After you enroll in Medicare, however, you can still access your health savings account.
One of the advantages of health savings accounts is that they are vested. As a Medicare beneficiary, you can continue using untaxed funds to cover the medical expenses your insurance does not bear, such as deductibles, coinsurance, and copayments. You cannot, however, use tax-free money to pay for Medicare supplemental insurance.
While the Internal Revenue Service (IRS) prohibits people from using untaxed capital for high deductible health insurance plan premiums, the rule differs for Medicare. When you enroll, you can use your HSA to pay your Medicare premiums without taxes.
Withdrawing Money From Your HSA
People over 65 can withdraw funds from their health savings accounts for nonmedical expenses.
Although these withdrawals are no longer tax-free, older adults do not incur the 20 percent tax penalty the IRS imposes on younger people taking funds HSA’s for ineligible expenses.
Since medical costs tend to increase with age, many prefer to keep their money in their health savings accounts to cover eligible medical expenses tax-free.
Delaying Medicare Enrollment
Some people with health savings accounts enroll in Medicare when they initially become eligible, forfeiting the ability to make HSA deposits for Medicare’s coverage. Others delay enrollment in order to continue making health savings account contributions.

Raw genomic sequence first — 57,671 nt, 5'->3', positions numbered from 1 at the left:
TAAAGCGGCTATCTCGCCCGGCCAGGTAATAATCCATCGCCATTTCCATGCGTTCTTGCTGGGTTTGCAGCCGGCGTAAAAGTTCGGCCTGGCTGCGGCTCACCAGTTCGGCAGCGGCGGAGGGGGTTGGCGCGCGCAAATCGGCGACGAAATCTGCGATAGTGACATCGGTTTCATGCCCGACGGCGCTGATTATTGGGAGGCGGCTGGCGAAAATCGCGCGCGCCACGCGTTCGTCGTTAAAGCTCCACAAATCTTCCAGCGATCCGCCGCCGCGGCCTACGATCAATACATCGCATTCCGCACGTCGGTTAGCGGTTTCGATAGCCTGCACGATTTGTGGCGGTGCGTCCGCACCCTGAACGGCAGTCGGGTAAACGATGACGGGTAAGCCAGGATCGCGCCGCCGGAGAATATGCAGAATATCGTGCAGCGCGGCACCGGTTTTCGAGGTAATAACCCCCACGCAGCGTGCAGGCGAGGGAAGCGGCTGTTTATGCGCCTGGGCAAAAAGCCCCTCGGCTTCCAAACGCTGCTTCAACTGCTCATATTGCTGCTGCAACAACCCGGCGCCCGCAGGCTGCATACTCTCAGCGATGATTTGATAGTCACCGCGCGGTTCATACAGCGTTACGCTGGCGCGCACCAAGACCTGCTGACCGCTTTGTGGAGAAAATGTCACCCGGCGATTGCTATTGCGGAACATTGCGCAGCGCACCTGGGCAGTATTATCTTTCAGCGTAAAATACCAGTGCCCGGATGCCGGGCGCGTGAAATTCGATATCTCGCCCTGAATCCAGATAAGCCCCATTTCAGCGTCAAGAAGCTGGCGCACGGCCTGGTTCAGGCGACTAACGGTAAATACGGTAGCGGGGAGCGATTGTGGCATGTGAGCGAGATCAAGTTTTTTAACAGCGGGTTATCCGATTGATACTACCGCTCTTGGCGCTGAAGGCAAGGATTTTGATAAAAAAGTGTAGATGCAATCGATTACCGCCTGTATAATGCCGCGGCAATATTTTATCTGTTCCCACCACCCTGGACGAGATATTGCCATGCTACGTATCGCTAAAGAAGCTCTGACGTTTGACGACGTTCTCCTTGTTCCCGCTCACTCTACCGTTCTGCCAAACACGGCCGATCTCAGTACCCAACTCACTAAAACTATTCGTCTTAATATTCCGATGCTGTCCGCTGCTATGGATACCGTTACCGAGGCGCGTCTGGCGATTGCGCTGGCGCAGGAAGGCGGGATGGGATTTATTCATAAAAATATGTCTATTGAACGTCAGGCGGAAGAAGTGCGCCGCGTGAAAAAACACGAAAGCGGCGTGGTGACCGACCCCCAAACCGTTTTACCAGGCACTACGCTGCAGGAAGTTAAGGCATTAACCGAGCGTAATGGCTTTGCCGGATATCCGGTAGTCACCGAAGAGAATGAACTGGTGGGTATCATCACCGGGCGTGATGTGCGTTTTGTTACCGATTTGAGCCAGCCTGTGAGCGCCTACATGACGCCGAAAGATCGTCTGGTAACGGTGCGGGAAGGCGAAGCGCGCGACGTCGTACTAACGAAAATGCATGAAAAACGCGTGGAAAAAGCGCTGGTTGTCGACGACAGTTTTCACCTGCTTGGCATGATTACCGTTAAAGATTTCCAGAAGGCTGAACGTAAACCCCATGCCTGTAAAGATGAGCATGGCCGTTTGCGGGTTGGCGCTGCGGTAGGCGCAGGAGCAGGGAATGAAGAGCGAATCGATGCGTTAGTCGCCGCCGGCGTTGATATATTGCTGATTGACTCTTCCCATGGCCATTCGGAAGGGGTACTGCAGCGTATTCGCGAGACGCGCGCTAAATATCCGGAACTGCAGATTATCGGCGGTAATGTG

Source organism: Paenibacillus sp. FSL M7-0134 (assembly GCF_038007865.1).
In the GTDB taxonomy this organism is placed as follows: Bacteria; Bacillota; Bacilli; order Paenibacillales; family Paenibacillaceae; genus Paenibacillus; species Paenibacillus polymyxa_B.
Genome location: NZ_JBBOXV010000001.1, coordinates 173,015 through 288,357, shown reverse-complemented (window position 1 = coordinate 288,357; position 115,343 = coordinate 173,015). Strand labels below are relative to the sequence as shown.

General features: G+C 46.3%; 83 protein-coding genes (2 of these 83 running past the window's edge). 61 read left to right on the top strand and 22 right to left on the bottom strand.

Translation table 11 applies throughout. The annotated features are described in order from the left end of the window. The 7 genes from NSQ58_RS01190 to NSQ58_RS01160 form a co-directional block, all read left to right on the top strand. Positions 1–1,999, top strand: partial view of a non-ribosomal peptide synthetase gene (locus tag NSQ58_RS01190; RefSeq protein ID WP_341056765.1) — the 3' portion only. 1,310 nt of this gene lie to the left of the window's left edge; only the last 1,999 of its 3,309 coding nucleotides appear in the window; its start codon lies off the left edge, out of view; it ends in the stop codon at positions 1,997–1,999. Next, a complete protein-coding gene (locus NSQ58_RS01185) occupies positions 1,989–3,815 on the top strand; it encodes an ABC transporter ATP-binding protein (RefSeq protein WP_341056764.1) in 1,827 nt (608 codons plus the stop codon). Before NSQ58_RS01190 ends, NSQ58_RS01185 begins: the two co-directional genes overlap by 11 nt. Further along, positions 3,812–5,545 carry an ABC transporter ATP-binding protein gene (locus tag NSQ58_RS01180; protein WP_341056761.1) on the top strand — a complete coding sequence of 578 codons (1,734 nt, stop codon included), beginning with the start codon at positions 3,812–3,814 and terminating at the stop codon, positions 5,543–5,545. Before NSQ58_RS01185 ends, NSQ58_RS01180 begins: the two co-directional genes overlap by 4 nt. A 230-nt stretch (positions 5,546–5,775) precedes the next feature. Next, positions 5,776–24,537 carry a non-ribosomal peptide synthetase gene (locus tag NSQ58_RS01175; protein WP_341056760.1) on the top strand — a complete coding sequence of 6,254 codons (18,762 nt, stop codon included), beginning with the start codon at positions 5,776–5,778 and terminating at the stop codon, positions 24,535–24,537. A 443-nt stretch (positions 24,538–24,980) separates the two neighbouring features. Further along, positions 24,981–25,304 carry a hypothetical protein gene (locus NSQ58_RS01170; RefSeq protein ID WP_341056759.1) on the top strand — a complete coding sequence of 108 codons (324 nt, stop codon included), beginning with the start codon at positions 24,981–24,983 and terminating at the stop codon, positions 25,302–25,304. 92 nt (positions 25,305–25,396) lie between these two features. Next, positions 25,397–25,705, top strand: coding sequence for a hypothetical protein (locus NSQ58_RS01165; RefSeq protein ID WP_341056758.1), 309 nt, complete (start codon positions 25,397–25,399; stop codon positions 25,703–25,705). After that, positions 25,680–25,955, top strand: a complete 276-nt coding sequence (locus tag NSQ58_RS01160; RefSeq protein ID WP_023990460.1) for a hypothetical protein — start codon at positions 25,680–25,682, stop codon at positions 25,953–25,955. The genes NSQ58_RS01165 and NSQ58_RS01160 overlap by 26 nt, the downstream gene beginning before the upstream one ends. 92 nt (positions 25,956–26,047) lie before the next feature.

- According to the Journal of Accountancy, only individuals with employer-sponsored high deductible health insurance as their primary coverage can continue adding to their health savings accounts past retirement age by delaying Medicare enrollment.
Individuals with private insurance, continuation of health coverage (COBRA), or a health care exchange cannot fund their HSA’s after reaching retirement age.
- People who continue to work at small companies after becoming eligible for Medicare must enroll in the program immediately to have any health insurance coverage.
Per MedicareInteractive.org, Medicare must be the primary insurance for those working at companies with fewer than 20 employees. Since the small employer’s health plan does not have to pay until after Medicare contributes, these individuals risk losing health coverage if they delay enrolling in Medicare. Deferment also results in a late penalty.
- Those with health insurance from businesses with 20 or more employees can put off Medicare enrollment and continue placing funds into their health savings accounts. Because the company insurance would remain the primary insurer when they join Medicare, they can continue receiving health insurance coverage without Medicare.
Individuals who wish to delay enrolling in Medicare should not accept Social Security payments. This is because Social Security automatically registers beneficiaries for Medicare Part A, rendering them unable to make HSA deposits.
Medicare and the IRS recommend that people who have delayed enrollment after becoming eligible should cease health savings account contributions six months before joining Medicare to avoid a tax penalty. A six-month lookback period applies, as Medicare’s coverage is retroactive.
If you have an HSA, whether you should delay Medicare enrollment depends on your situation. The decision could significantly impact your finances. Speak to your elder law attorney to learn more about your options for your health savings account as you approach retirement age.